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ARTS & ENTERTAINMENT

Any Day Now

This earnest tale of two gay men caring for a teenager with Down's syndrome doesn't quite hit the emotional heights it strives for.
By Lee Zachariah
April 19, 2014
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Any Day Now

This earnest tale of two gay men caring for a teenager with Down's syndrome doesn't quite hit the emotional heights it strives for.
By Lee Zachariah
April 19, 2014
  shares

In the 1970s, recently de-closeted lawyer Paul (Garret Dillahunt) meets drag club singer Rudy (Alan Cumming), and the two hit it off immediately. Their relationship is both complicated and strengthened when Rudy discovers his drug-addict neighbour has a neglected son with Down's syndrome, and takes it upon himself to care for the kid. Before any of them know what's happened, a family unit has instantly formed, and the three must fight prejudices to stay together.

Any Day Now has the vague whiff of being based on a true story, and does purport to have been inspired by true events, but press notes refuse to go into any detail about what this true story might have been. It's a important to note this, because tales that claim to be "inspired by true events" receive a cache of good will, as outrageous plot contrivances are forgiven under the assumption that it must have really happened.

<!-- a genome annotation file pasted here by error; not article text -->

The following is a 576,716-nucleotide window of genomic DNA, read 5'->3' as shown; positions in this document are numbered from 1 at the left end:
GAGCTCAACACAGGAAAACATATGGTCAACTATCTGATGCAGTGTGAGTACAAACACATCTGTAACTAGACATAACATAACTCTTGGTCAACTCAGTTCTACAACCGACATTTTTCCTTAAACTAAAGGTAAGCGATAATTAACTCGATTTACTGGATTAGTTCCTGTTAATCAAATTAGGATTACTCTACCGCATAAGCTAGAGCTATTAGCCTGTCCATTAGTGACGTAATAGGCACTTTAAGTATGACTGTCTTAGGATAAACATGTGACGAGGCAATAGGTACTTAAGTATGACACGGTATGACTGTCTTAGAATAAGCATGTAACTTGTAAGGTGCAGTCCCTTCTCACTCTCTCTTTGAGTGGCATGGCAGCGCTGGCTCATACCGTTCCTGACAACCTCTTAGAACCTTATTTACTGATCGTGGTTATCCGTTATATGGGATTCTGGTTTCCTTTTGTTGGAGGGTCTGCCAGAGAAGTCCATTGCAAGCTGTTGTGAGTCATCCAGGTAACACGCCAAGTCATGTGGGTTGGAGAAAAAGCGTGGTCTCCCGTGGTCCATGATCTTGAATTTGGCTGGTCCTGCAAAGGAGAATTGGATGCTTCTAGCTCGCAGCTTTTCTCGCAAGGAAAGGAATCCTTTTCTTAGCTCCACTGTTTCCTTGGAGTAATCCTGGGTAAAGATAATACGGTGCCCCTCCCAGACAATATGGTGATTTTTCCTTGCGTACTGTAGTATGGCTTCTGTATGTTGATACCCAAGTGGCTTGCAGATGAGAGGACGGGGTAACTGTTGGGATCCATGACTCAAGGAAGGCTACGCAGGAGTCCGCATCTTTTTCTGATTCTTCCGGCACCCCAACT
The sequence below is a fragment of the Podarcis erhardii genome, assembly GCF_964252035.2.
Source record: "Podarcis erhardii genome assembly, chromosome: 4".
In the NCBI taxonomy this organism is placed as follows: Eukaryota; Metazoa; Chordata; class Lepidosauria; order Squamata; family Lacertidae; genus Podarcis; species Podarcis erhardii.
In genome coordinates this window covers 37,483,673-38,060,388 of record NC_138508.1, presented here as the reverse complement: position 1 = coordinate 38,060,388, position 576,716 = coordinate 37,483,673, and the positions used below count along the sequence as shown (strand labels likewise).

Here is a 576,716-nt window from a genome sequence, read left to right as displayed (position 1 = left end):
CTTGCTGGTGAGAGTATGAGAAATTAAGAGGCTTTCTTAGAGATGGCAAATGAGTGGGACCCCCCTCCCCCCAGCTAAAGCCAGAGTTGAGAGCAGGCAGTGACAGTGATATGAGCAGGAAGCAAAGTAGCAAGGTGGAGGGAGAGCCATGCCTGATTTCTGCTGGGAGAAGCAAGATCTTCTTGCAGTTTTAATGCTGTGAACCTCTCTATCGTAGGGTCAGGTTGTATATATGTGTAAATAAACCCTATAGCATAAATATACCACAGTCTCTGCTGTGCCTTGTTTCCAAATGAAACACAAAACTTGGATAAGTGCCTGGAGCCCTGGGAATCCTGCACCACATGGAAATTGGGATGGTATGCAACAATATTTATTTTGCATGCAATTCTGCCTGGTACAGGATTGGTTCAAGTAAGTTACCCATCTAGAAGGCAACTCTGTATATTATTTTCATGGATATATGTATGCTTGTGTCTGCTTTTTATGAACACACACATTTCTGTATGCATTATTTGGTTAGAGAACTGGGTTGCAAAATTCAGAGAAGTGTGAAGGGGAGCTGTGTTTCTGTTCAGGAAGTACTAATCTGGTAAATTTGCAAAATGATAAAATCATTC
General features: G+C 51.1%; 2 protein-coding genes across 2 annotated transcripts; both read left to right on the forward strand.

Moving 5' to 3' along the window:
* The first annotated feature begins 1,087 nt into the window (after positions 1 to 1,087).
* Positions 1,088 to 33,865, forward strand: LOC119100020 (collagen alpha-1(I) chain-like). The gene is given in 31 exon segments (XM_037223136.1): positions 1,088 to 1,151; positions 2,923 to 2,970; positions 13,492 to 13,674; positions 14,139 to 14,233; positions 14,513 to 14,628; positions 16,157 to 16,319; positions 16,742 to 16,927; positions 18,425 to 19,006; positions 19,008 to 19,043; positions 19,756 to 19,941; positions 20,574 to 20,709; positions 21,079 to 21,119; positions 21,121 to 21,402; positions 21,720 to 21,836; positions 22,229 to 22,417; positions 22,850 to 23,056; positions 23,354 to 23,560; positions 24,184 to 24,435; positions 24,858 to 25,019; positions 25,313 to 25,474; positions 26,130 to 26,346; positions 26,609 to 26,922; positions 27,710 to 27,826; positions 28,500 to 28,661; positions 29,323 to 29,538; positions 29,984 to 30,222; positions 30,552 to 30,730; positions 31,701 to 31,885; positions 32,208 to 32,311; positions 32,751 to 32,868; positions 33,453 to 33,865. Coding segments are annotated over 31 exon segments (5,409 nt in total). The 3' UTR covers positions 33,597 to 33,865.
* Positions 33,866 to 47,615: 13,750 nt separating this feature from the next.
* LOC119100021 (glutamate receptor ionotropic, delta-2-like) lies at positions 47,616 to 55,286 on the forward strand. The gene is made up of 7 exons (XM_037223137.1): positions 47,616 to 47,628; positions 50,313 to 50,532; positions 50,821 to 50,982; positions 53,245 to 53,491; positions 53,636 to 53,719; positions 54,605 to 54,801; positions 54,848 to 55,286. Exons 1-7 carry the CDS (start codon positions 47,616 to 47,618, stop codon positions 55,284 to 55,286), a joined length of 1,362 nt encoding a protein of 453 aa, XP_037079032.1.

Without a grasp of what the original true life tale might have been, the series of coincidences in this film are a little harder to swallow. We can accept that life is stranger than fiction, but only when the fiction draws us in with the sort of verisimilitude that shocks us with its authenticity. Some films feel like real life; others simply feel like films. Any Day Now, for all its excellent intentions, feels like a film.

Cumming chews up the scenery as the improbably accented Rudy, whose Joan Rivers-esque comebacks to every single utterance thrust in his direction makes him feel like a nightclub routine, as opposed to someone who occasionally performs a nightclub routine. It's a shame, because these unlikely quips undo the solid emotional work Cumming puts in as the prospective adopted father.

Rudy's instant connection to Marco would feel too rushed if it wasn't for the frankly superb work by Isaac Leyva, the teenager with Down's syndrome. Marco is quiet and nonresponsive for a long period of the film, suggesting that the drama will come from the more experienced actors having emotions at him. But Leyva is called upon to do some pretty heavy work, selling us on tears of joy in one scene and tears of sadness in another. It's hard to watch him and not feel the overwhelming compulsion to adopt him yourself.

Ultimately, Any Day Now suffers from its artifice. Too many things happen too easily, and for us to be convinced by the situation, the film would have been served by reducing the manipulation. As a weepy and capitalised Important Tale, the film is very good and some moments stir up emotion, but it isn't the film it should be, failing to hit the heights it is so earnestly aiming for.

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